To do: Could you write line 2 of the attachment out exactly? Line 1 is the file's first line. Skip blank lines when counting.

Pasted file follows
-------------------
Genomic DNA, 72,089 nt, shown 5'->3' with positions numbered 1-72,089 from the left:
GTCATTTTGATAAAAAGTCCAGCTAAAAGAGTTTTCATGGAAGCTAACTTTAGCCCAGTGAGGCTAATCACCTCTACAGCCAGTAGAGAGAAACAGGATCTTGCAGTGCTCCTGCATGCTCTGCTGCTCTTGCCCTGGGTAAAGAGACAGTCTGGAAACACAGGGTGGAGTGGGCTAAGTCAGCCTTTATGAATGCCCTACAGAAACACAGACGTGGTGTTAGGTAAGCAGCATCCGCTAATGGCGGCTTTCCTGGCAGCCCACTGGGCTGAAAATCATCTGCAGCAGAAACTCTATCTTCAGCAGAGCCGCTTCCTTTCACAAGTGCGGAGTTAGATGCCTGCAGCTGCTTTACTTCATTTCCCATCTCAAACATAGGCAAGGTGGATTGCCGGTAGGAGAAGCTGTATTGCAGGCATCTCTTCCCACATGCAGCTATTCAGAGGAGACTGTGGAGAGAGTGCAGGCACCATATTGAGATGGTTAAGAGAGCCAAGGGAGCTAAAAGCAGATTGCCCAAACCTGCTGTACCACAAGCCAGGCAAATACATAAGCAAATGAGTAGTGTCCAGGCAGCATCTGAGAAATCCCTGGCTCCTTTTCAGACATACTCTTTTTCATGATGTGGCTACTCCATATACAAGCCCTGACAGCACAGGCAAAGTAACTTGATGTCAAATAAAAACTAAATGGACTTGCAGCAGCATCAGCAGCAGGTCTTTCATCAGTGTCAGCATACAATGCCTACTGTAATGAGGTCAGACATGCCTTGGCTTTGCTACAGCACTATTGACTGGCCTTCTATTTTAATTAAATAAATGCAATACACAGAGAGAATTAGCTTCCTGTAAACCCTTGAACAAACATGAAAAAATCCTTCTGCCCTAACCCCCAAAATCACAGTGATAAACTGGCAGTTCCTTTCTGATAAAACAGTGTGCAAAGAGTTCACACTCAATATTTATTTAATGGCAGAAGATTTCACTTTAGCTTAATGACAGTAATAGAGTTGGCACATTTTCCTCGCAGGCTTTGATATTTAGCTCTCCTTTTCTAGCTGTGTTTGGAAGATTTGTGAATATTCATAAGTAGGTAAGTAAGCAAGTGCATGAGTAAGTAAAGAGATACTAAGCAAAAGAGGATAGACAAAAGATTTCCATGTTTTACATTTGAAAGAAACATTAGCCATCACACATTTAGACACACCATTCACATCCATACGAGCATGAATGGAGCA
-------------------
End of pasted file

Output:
GTCATTTTGATAAAAAGTCCAGCTAAAAGAGTTTTCATGGAAGCTAACTTTAGCCCAGTGAGGCTAATCACCTCTACAGCCAGTAGAGAGAAACAGGATCTTGCAGTGCTCCTGCATGCTCTGCTGCTCTTGCCCTGGGTAAAGAGACAGTCTGGAAACACAGGGTGGAGTGGGCTAAGTCAGCCTTTATGAATGCCCTACAGAAACACAGACGTGGTGTTAGGTAAGCAGCATCCGCTAATGGCGGCTTTCCTGGCAGCCCACTGGGCTGAAAATCATCTGCAGCAGAAACTCTATCTTCAGCAGAGCCGCTTCCTTTCACAAGTGCGGAGTTAGATGCCTGCAGCTGCTTTACTTCATTTCCCATCTCAAACATAGGCAAGGTGGATTGCCGGTAGGAGAAGCTGTATTGCAGGCATCTCTTCCCACATGCAGCTATTCAGAGGAGACTGTGGAGAGAGTGCAGGCACCATATTGAGATGGTTAAGAGAGCCAAGGGAGCTAAAAGCAGATTGCCCAAACCTGCTGTACCACAAGCCAGGCAAATACATAAGCAAATGAGTAGTGTCCAGGCAGCATCTGAGAAATCCCTGGCTCCTTTTCAGACATACTCTTTTTCATGATGTGGCTACTCCATATACAAGCCCTGACAGCACAGGCAAAGTAACTTGATGTCAAATAAAAACTAAATGGACTTGCAGCAGCATCAGCAGCAGGTCTTTCATCAGTGTCAGCATACAATGCCTACTGTAATGAGGTCAGACATGCCTTGGCTTTGCTACAGCACTATTGACTGGCCTTCTATTTTAATTAAATAAATGCAATACACAGAGAGAATTAGCTTCCTGTAAACCCTTGAACAAACATGAAAAAATCCTTCTGCCCTAACCCCCAAAATCACAGTGATAAACTGGCAGTTCCTTTCTGATAAAACAGTGTGCAAAGAGTTCACACTCAATATTTATTTAATGGCAGAAGATTTCACTTTAGCTTAATGACAGTAATAGAGTTGGCACATTTTCCTCGCAGGCTTTGATATTTAGCTCTCCTTTTCTAGCTGTGTTTGGAAGATTTGTGAATATTCATAAGTAGGTAAGTAAGCAAGTGCATGAGTAAGTAAAGAGATACTAAGCAAAAGAGGATAGACAAAAGATTTCCATGTTTTACATTTGAAAGAAACATTAGCCATCACACATTTAGACACACCATTCACATCCATACGAGCATGAATGGAGCA